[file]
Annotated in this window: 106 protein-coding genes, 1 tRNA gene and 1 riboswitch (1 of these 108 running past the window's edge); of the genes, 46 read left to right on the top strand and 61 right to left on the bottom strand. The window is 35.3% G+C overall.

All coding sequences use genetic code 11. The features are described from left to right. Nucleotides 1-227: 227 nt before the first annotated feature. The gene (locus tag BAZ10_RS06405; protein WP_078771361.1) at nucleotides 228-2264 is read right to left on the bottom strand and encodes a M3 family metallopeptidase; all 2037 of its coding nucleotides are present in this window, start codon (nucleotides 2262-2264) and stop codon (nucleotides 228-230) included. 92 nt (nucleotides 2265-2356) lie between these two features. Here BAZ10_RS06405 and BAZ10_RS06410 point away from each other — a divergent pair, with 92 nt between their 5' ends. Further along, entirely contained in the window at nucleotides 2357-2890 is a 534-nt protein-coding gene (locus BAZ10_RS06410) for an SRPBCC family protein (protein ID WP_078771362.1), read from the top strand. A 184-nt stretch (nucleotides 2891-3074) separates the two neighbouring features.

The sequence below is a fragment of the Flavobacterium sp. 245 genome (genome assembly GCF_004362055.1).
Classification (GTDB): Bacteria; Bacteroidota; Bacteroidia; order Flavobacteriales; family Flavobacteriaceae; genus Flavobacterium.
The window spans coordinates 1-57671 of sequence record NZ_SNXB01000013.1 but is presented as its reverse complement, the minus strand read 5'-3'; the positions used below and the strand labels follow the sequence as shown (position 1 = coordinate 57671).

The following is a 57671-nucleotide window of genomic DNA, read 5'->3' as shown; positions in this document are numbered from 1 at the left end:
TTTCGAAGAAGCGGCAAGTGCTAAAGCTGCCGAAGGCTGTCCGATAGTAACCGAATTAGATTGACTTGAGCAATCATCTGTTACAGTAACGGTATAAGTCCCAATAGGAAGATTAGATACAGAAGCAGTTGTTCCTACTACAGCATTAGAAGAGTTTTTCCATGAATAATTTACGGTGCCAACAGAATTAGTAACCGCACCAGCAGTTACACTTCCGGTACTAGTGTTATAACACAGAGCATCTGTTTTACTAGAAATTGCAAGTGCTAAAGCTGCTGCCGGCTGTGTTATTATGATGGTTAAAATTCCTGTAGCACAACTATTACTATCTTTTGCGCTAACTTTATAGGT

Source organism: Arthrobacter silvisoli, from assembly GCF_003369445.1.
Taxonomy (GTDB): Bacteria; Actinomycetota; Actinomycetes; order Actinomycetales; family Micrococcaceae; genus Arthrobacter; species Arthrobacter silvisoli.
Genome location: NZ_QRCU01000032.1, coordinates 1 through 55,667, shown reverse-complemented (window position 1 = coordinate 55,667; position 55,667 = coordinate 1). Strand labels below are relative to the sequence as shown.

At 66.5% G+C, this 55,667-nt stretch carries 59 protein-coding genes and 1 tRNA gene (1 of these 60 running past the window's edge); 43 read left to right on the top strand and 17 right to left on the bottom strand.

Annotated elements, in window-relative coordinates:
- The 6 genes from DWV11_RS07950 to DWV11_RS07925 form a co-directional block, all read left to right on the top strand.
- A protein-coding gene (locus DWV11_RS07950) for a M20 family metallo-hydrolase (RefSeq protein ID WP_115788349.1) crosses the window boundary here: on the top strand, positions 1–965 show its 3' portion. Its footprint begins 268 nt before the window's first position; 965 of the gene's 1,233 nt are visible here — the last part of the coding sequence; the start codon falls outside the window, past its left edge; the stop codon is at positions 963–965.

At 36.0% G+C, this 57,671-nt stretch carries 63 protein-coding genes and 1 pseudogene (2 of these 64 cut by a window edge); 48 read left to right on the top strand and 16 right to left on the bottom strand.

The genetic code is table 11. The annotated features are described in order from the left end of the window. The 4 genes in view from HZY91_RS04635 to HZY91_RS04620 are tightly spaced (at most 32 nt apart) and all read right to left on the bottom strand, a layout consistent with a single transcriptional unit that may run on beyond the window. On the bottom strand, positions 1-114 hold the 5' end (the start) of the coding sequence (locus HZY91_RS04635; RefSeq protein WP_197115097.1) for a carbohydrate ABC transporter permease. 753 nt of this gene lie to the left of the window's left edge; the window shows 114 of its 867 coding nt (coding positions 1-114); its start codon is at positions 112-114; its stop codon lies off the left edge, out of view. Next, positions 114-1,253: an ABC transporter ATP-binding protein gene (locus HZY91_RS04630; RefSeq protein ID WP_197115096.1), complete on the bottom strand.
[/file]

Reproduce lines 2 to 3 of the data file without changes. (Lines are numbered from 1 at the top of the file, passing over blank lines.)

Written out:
All coding sequences use genetic code 11. The features are described from left to right. Nucleotides 1-227: 227 nt before the first annotated feature. The gene (locus tag BAZ10_RS06405; protein WP_078771361.1) at nucleotides 228-2264 is read right to left on the bottom strand and encodes a M3 family metallopeptidase; all 2037 of its coding nucleotides are present in this window, start codon (nucleotides 2262-2264) and stop codon (nucleotides 228-230) included. 92 nt (nucleotides 2265-2356) lie between these two features. Here BAZ10_RS06405 and BAZ10_RS06410 point away from each other — a divergent pair, with 92 nt between their 5' ends. Further along, entirely contained in the window at nucleotides 2357-2890 is a 534-nt protein-coding gene (locus BAZ10_RS06410) for an SRPBCC family protein (protein ID WP_078771362.1), read from the top strand. A 184-nt stretch (nucleotides 2891-3074) separates the two neighbouring features.

The sequence below is a fragment of the Flavobacterium sp. 245 genome (genome assembly GCF_004362055.1).